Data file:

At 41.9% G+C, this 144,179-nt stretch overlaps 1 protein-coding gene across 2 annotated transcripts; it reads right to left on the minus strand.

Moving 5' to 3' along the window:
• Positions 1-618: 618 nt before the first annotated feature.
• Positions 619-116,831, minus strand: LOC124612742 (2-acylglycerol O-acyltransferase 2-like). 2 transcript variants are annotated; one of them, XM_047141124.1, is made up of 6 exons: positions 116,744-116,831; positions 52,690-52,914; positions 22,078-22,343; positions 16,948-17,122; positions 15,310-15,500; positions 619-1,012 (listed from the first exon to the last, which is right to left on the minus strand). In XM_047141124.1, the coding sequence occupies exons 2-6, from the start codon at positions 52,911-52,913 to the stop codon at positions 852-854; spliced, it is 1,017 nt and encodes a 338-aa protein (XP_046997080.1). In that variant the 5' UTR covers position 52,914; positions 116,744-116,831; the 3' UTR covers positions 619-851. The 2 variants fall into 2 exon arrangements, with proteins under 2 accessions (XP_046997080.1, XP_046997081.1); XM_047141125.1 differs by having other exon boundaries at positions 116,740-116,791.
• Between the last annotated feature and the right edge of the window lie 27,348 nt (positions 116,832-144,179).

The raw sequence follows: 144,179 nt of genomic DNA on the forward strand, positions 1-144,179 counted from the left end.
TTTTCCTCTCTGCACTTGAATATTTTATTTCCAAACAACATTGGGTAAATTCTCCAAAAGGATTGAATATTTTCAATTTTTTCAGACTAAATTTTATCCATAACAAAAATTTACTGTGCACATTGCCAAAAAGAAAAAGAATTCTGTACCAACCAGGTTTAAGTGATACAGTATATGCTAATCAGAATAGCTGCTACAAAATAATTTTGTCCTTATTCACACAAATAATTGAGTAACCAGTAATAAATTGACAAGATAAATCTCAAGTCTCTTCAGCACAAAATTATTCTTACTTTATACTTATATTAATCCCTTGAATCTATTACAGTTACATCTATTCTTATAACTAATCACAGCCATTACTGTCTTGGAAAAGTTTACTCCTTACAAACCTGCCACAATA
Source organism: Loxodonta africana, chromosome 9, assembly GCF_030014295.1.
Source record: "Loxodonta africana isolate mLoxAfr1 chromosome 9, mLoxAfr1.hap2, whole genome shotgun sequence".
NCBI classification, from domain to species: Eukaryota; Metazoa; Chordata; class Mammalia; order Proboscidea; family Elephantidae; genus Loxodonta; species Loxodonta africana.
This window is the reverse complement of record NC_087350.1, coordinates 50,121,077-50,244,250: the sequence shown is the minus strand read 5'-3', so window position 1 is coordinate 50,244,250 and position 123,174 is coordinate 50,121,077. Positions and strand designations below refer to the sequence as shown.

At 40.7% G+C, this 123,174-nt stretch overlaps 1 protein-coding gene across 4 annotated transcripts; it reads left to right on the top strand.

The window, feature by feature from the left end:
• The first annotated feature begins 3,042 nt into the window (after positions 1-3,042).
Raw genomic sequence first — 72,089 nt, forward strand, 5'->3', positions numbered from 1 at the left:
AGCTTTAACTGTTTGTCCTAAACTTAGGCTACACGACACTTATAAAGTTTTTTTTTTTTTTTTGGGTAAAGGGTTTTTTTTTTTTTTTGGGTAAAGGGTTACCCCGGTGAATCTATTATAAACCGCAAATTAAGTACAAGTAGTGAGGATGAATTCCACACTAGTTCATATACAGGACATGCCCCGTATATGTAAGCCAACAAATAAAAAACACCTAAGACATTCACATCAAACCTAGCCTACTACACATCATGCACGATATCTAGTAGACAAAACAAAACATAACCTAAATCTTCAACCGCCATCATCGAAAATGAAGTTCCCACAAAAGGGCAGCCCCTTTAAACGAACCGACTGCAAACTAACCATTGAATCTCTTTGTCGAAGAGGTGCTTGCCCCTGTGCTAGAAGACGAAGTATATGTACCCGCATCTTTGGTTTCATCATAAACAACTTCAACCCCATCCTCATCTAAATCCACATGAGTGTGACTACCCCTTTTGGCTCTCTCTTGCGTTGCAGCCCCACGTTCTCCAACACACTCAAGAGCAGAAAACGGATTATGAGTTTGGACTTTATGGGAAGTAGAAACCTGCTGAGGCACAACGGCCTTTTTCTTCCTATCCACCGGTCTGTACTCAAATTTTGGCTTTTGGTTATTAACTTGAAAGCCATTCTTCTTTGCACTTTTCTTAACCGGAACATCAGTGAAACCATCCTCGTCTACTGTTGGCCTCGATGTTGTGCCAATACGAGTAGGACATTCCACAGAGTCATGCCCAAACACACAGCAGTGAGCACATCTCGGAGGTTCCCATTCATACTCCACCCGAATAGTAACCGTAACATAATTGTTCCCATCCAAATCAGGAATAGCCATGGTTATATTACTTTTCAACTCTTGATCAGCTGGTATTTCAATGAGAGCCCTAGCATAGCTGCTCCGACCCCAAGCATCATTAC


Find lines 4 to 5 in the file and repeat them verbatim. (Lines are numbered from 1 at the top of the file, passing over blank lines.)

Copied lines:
• Positions 619-116,831, minus strand: LOC124612742 (2-acylglycerol O-acyltransferase 2-like). 2 transcript variants are annotated; one of them, XM_047141124.1, is made up of 6 exons: positions 116,744-116,831; positions 52,690-52,914; positions 22,078-22,343; positions 16,948-17,122; positions 15,310-15,500; positions 619-1,012 (listed from the first exon to the last, which is right to left on the minus strand). In XM_047141124.1, the coding sequence occupies exons 2-6, from the start codon at positions 52,911-52,913 to the stop codon at positions 852-854; spliced, it is 1,017 nt and encodes a 338-aa protein (XP_046997080.1). In that variant the 5' UTR covers position 52,914; positions 116,744-116,831; the 3' UTR covers positions 619-851. The 2 variants fall into 2 exon arrangements, with proteins under 2 accessions (XP_046997080.1, XP_046997081.1); XM_047141125.1 differs by having other exon boundaries at positions 116,740-116,791.
• Between the last annotated feature and the right edge of the window lie 27,348 nt (positions 116,832-144,179).